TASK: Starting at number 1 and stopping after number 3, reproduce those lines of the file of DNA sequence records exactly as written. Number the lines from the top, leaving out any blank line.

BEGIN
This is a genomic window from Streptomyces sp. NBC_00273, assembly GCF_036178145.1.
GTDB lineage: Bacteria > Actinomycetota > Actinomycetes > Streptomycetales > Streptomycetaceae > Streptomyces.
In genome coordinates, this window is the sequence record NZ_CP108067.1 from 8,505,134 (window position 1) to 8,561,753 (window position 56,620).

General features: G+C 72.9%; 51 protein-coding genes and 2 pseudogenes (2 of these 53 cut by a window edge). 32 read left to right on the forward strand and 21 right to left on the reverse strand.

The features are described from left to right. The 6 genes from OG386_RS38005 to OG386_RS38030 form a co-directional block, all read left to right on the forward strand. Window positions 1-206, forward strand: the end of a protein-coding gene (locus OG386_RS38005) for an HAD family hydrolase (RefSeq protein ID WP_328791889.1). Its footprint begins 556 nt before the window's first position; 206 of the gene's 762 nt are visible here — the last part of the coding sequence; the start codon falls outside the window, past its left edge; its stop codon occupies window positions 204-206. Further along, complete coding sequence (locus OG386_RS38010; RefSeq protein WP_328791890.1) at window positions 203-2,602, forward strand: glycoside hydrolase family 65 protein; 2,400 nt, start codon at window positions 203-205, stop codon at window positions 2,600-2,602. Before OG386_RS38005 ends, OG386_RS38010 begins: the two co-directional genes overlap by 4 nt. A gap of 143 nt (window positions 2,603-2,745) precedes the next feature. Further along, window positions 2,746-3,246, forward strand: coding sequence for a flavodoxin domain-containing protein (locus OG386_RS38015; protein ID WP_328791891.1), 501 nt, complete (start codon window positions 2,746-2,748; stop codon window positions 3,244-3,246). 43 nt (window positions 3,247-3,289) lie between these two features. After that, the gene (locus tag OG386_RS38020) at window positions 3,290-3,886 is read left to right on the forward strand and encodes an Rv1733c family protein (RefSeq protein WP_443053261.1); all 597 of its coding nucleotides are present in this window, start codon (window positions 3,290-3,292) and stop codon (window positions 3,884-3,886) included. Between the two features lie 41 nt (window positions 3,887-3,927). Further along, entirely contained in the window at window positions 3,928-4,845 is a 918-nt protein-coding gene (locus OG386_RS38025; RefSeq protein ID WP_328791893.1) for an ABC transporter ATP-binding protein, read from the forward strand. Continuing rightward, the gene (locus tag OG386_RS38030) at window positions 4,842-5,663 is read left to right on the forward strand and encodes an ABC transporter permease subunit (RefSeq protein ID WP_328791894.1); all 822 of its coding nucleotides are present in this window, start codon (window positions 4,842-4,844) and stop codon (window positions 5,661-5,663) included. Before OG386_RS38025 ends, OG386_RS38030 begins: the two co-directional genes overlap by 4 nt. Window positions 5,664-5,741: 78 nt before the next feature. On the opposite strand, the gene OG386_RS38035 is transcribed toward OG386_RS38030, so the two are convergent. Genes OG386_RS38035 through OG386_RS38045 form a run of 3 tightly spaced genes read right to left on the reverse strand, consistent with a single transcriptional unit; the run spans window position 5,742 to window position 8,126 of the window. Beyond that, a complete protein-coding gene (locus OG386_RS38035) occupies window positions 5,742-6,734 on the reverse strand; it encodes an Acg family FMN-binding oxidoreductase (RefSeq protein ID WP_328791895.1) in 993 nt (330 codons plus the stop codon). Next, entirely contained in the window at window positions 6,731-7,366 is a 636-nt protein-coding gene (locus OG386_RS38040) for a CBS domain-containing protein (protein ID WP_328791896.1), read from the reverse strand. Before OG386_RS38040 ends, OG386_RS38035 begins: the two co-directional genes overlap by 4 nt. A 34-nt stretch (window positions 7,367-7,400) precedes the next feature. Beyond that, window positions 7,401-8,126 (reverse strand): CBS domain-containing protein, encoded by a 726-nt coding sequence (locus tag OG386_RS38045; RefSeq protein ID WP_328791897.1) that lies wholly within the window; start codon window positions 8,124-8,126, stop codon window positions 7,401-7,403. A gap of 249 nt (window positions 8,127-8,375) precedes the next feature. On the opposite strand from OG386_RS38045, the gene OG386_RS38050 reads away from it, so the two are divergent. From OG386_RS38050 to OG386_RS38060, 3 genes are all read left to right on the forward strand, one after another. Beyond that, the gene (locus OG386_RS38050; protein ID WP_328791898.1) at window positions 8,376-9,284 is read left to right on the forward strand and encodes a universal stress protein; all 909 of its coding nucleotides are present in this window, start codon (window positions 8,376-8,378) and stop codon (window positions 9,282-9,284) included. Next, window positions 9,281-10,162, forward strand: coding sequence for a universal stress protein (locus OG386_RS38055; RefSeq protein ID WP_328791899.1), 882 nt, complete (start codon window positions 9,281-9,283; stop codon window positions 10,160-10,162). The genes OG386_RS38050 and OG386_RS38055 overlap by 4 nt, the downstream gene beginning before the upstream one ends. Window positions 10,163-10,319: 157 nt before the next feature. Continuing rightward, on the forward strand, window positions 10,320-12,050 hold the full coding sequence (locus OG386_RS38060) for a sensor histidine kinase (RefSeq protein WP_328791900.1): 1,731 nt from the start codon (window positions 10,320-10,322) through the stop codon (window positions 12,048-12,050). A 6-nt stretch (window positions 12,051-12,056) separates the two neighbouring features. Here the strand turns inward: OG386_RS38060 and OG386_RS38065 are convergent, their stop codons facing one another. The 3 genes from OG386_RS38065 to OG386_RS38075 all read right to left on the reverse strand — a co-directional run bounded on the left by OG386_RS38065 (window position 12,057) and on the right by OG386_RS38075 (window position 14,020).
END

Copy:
This is a genomic window from Streptomyces sp. NBC_00273, assembly GCF_036178145.1.
GTDB lineage: Bacteria > Actinomycetota > Actinomycetes > Streptomycetales > Streptomycetaceae > Streptomyces.
In genome coordinates, this window is the sequence record NZ_CP108067.1 from 8,505,134 (window position 1) to 8,561,753 (window position 56,620).